2. LEED-ND for new neighborhoods. LEED-ND is the newly approved system for neighborhoods, grading them on diversity, walkability, and green infrastructure. It’s like LEED for buildings and done by the same company. With Grand Rapids still expanding, this could be a good tool to create more neighborhoods where people actually want to live (real estate demand is proven to have moved from suburbs to walkable neighborhoods). So if new neighborhoods get to market themselves as LEED-ND Platinum instead of garages with rooms in the back, maybe we’ll get more residents and more money flowing around.

If you don’t believe me about walkable places, look at Woodland Mall. That place was failing once Rivertown was built. It was seriously suffering. But then the Bar Louie/Red Robin/Cheap Theatre/On the Border square popped up and the mall is doing great. So great, that Barnes and Noble wanted in on the action, reversing the trend of big box retailers moving farther and farther out into the boonies (like TARGET). Yeah, it’s still a mall surrounded by a sea of parking lot, but at least it’s showcasing the success of a good common area.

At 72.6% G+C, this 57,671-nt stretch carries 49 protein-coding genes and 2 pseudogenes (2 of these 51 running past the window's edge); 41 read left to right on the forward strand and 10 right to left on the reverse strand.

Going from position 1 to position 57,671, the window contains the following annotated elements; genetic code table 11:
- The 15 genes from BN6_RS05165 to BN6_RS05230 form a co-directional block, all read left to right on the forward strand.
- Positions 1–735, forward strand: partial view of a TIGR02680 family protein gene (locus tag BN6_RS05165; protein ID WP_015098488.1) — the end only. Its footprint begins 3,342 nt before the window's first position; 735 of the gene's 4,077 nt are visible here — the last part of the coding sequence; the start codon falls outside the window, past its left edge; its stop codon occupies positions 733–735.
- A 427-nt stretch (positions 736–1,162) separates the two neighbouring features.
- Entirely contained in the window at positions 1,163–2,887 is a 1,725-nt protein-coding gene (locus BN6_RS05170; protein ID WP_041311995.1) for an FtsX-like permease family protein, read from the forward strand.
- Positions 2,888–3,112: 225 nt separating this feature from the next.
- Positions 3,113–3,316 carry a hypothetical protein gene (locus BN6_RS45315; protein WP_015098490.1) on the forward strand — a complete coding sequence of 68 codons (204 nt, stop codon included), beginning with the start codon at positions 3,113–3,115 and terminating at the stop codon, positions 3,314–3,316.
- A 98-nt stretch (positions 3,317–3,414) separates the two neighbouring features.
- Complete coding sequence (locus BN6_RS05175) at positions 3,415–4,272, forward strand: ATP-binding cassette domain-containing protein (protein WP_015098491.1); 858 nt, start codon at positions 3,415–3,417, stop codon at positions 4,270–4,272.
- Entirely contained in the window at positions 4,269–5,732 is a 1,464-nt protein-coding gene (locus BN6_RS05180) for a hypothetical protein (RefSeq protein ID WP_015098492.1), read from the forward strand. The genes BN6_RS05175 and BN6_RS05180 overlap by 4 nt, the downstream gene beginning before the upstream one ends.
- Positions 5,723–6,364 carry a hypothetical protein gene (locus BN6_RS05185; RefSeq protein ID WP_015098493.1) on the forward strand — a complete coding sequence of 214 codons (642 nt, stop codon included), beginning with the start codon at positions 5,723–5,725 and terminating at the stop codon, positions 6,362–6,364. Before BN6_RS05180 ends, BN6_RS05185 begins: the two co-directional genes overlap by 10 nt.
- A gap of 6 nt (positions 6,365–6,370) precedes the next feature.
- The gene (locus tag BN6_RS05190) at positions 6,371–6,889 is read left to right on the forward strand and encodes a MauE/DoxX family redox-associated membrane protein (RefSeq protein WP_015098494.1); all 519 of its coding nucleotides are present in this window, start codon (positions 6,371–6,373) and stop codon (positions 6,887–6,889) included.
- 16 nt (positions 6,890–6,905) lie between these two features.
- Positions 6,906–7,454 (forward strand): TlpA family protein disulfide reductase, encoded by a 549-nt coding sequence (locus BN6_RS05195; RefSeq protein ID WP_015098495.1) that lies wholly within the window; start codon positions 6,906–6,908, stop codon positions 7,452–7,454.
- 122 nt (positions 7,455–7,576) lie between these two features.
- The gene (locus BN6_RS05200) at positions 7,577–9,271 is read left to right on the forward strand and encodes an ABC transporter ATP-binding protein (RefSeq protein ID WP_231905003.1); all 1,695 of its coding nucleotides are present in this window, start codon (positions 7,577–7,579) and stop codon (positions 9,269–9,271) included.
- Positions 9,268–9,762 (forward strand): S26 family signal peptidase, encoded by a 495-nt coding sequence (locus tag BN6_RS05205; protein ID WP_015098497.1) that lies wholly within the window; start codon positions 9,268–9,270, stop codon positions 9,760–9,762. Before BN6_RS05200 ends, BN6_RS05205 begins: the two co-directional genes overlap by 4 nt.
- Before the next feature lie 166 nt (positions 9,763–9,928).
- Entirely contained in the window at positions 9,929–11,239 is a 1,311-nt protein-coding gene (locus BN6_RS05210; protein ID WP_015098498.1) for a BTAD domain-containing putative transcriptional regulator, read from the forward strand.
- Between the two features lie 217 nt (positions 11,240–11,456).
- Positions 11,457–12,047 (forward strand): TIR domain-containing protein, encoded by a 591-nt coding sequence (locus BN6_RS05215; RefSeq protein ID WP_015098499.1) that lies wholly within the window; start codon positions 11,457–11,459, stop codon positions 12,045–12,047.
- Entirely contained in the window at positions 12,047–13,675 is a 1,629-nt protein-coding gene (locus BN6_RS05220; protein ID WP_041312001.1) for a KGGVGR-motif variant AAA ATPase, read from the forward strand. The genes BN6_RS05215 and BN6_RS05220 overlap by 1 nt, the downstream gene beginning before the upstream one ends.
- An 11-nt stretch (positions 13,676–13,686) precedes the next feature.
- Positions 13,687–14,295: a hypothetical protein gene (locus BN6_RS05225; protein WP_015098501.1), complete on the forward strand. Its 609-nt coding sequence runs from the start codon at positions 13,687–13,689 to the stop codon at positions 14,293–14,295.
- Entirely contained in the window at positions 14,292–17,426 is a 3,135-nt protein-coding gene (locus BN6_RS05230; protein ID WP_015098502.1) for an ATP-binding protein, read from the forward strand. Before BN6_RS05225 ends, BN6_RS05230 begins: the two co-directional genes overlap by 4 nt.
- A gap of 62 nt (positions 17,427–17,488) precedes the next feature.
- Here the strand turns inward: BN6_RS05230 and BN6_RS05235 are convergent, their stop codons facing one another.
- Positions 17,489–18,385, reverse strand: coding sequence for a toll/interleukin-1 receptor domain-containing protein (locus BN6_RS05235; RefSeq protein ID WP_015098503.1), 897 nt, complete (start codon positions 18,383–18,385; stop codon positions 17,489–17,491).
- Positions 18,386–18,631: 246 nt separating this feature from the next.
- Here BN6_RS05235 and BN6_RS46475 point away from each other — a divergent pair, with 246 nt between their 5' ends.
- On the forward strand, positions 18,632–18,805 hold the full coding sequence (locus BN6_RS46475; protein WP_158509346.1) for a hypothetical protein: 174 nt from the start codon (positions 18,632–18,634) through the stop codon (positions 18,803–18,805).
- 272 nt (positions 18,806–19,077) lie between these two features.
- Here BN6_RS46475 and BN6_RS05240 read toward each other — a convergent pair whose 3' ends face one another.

3. Bypassing Suburb Roads. Plans for an Oregon suburb to make it more connected really excited me, especially since the connections were not for cars.

The point of this is to cut down the distance one would have to walk or bike to get somewhere. The mess that is suburbs-on-a-map would not be less of a mess, however.

4. Better bike parking is an overlooked need when thinking about alternative transportation. I can easily bike to Meijer for most of my needs, but I don’t usually because there’s nowhere to put it. The Artprize-featured tree bike racks are not only made and designed locally, but they provide parking and shelter for bikes while not being an eyesore.